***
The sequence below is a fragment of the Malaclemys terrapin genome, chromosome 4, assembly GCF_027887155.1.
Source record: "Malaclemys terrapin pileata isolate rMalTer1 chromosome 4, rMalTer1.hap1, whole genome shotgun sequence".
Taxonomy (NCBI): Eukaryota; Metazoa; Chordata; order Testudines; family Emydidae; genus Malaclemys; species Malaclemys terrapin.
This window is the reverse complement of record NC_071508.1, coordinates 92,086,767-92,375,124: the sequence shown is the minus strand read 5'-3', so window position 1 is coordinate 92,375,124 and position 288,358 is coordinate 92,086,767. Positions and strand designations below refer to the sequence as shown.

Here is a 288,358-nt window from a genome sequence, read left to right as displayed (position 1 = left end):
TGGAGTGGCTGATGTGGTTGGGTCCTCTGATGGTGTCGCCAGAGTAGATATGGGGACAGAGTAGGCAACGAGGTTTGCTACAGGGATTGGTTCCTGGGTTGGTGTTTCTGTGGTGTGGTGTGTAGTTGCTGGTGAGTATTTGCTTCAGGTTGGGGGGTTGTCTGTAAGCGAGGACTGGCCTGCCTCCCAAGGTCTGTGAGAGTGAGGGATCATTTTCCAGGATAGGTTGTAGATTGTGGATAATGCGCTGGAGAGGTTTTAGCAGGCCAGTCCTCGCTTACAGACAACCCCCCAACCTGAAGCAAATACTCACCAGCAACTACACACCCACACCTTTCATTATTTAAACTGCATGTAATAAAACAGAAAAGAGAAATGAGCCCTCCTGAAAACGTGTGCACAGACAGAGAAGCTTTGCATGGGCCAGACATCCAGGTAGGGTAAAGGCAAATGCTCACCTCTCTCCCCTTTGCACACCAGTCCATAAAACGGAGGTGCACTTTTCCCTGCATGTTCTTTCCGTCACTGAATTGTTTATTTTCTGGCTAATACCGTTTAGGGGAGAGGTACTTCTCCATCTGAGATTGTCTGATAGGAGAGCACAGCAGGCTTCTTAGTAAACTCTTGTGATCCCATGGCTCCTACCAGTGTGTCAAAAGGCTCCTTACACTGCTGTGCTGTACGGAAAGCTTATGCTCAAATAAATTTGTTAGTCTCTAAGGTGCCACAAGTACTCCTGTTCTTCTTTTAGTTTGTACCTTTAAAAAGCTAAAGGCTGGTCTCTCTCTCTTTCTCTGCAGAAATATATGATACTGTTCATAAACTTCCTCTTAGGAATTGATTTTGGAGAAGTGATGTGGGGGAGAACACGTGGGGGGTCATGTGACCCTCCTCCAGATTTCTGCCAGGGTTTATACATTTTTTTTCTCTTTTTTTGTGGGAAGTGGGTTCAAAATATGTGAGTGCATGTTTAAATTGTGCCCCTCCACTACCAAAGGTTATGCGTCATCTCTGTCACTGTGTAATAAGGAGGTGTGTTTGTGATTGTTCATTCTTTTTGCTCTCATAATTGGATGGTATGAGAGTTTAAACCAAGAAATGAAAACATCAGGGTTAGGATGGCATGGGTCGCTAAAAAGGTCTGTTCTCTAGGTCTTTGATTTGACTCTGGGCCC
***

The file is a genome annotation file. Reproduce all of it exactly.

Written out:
The sequence below is a fragment of the Malaclemys terrapin genome, chromosome 4, assembly GCF_027887155.1.
Source record: "Malaclemys terrapin pileata isolate rMalTer1 chromosome 4, rMalTer1.hap1, whole genome shotgun sequence".
Taxonomy (NCBI): Eukaryota; Metazoa; Chordata; order Testudines; family Emydidae; genus Malaclemys; species Malaclemys terrapin.
This window is the reverse complement of record NC_071508.1, coordinates 92,086,767-92,375,124: the sequence shown is the minus strand read 5'-3', so window position 1 is coordinate 92,375,124 and position 288,358 is coordinate 92,086,767. Positions and strand designations below refer to the sequence as shown.

Here is a 288,358-nt window from a genome sequence, read left to right as displayed (position 1 = left end):
TGGAGTGGCTGATGTGGTTGGGTCCTCTGATGGTGTCGCCAGAGTAGATATGGGGACAGAGTAGGCAACGAGGTTTGCTACAGGGATTGGTTCCTGGGTTGGTGTTTCTGTGGTGTGGTGTGTAGTTGCTGGTGAGTATTTGCTTCAGGTTGGGGGGTTGTCTGTAAGCGAGGACTGGCCTGCCTCCCAAGGTCTGTGAGAGTGAGGGATCATTTTCCAGGATAGGTTGTAGATTGTGGATAATGCGCTGGAGAGGTTTTAGCAGGCCAGTCCTCGCTTACAGACAACCCCCCAACCTGAAGCAAATACTCACCAGCAACTACACACCCACACCTTTCATTATTTAAACTGCATGTAATAAAACAGAAAAGAGAAATGAGCCCTCCTGAAAACGTGTGCACAGACAGAGAAGCTTTGCATGGGCCAGACATCCAGGTAGGGTAAAGGCAAATGCTCACCTCTCTCCCCTTTGCACACCAGTCCATAAAACGGAGGTGCACTTTTCCCTGCATGTTCTTTCCGTCACTGAATTGTTTATTTTCTGGCTAATACCGTTTAGGGGAGAGGTACTTCTCCATCTGAGATTGTCTGATAGGAGAGCACAGCAGGCTTCTTAGTAAACTCTTGTGATCCCATGGCTCCTACCAGTGTGTCAAAAGGCTCCTTACACTGCTGTGCTGTACGGAAAGCTTATGCTCAAATAAATTTGTTAGTCTCTAAGGTGCCACAAGTACTCCTGTTCTTCTTTTAGTTTGTACCTTTAAAAAGCTAAAGGCTGGTCTCTCTCTCTTTCTCTGCAGAAATATATGATACTGTTCATAAACTTCCTCTTAGGAATTGATTTTGGAGAAGTGATGTGGGGGAGAACACGTGGGGGGTCATGTGACCCTCCTCCAGATTTCTGCCAGGGTTTATACATTTTTTTTCTCTTTTTTTGTGGGAAGTGGGTTCAAAATATGTGAGTGCATGTTTAAATTGTGCCCCTCCACTACCAAAGGTTATGCGTCATCTCTGTCACTGTGTAATAAGGAGGTGTGTTTGTGATTGTTCATTCTTTTTGCTCTCATAATTGGATGGTATGAGAGTTTAAACCAAGAAATGAAAACATCAGGGTTAGGATGGCATGGGTCGCTAAAAAGGTCTGTTCTCTAGGTCTTTGATTTGACTCTGGGCCC